This is the inked version of the drawing from yesterday. As always, there are things that are better in the inks than they were in the pencils and there are things that are lost in the transition. My first thought when I look at this here is to ask myself why I didn’t ink the felinoid’s nose a solid black. My second is to promise myself not to ink the final version of this comic with a single pen– these are definitely designs that will benefit from primary inking with a strong outline (either with a large pen or a brush), then a second pass with a small pen like the one I used here to add all the crazy fills. Not that that inking pattern is anything unusual for me, but it’s good to have a plan.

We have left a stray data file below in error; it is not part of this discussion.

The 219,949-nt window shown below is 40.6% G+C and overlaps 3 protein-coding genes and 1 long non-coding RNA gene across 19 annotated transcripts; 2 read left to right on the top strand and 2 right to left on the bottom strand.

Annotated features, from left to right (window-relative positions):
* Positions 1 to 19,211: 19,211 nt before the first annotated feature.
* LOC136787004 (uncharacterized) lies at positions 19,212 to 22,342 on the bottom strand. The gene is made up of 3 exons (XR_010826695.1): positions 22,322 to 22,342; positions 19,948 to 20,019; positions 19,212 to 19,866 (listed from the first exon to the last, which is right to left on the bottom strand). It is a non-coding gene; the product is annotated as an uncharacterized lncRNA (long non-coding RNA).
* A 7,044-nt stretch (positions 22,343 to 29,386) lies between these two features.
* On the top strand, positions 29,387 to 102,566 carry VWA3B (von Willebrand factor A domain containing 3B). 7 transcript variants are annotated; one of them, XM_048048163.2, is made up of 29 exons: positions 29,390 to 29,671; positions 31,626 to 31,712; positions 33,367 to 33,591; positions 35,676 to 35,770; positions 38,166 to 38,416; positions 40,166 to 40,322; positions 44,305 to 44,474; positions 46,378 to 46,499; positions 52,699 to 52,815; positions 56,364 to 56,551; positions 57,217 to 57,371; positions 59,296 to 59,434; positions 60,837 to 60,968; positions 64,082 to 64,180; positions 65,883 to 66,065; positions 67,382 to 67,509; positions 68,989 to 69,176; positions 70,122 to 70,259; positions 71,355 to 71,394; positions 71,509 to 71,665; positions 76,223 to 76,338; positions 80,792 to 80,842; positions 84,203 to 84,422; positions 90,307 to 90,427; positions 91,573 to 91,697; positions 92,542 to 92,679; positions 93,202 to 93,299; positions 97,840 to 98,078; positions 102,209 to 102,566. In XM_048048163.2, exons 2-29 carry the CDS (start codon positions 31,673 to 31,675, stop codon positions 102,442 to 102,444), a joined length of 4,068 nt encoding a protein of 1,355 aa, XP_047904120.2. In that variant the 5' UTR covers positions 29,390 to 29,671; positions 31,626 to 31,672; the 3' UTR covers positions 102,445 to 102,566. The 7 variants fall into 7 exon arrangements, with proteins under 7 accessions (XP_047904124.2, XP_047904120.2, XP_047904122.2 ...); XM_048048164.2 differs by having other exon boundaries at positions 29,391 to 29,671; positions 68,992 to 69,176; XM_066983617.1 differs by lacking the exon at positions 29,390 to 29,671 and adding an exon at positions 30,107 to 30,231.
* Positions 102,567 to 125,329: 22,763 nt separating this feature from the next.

I didn’t really add a lot of content when I inked this. That’s a sure sign that the pencils were a strong drawing that made all the essential choices. The biggest change was to the Wizard’s boots. I’ve always had a weird love/hate relationship with Dr. Strange’s elbow length orange opera gloves with the spots on them– on one hand they are great looking, on the other they are just a creepy and stupid. In tribute to that rather wacky design element, my wizard wears boots with orange spotted tops, and sensible black leather gloves he can easily take off or switch with disposables when he’s working in the lab. (These are the kind of things one thinks about when designing wizards.) Otherwise, I punched up the differences between the two feather quills, and added a texture to Mrs. Shuttle’s suit. It’s supposed to be brocade or one of those Chinese silks with a design woven into it, but the all purpose magical spiral fill works pretty well to suggest that kind of thing without adding too much data. The stripes on the felinoid’s coat offer much the same challenge, and I will have to be careful how much shading I add. I don’t want my comic to get fiddly, busy or muddy.